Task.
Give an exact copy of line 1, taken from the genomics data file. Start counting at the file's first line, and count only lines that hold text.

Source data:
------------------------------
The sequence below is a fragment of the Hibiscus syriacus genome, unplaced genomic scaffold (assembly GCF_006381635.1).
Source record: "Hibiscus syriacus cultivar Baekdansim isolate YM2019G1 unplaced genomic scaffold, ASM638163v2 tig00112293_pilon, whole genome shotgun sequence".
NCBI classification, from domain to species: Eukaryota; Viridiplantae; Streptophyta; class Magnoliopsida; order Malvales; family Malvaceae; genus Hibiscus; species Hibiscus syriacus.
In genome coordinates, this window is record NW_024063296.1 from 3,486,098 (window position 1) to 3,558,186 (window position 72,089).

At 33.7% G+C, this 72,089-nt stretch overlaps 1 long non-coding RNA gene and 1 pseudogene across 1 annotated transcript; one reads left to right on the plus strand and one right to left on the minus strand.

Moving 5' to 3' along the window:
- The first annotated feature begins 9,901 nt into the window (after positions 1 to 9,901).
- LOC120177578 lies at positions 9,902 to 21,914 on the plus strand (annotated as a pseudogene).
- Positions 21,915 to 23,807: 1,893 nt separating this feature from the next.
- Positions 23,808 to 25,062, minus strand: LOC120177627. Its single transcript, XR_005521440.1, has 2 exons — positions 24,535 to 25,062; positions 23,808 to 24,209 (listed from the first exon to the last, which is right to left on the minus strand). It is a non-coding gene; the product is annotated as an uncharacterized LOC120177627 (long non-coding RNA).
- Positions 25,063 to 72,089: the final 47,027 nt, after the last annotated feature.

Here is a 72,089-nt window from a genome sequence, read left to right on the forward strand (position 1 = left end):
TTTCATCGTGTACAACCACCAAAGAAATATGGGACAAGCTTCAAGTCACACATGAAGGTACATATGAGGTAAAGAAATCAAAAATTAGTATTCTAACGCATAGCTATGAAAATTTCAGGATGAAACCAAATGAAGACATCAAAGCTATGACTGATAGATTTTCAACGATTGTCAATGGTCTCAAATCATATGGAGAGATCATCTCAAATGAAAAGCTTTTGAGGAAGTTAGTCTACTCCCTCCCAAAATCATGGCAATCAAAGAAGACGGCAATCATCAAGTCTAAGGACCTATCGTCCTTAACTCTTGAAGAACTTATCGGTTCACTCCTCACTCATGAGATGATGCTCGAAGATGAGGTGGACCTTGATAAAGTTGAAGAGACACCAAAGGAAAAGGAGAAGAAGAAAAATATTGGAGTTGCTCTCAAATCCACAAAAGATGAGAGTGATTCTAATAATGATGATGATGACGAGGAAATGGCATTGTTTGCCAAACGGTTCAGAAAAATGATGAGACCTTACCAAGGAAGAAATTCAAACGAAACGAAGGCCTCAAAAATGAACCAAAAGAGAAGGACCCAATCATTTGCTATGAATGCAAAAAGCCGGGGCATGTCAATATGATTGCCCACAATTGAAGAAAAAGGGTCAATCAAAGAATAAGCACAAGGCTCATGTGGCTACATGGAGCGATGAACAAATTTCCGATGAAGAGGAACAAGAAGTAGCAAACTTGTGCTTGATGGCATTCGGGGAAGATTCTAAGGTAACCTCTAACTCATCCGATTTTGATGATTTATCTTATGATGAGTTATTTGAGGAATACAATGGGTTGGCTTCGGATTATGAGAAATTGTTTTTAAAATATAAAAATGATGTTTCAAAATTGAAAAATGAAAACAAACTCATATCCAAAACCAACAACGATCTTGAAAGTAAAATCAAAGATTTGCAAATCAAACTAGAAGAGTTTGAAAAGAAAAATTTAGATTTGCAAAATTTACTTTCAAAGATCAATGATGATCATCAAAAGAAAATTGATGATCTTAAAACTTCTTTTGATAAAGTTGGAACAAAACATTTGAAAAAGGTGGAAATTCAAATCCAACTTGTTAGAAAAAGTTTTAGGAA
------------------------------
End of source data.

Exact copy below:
The sequence below is a fragment of the Hibiscus syriacus genome, unplaced genomic scaffold (assembly GCF_006381635.1).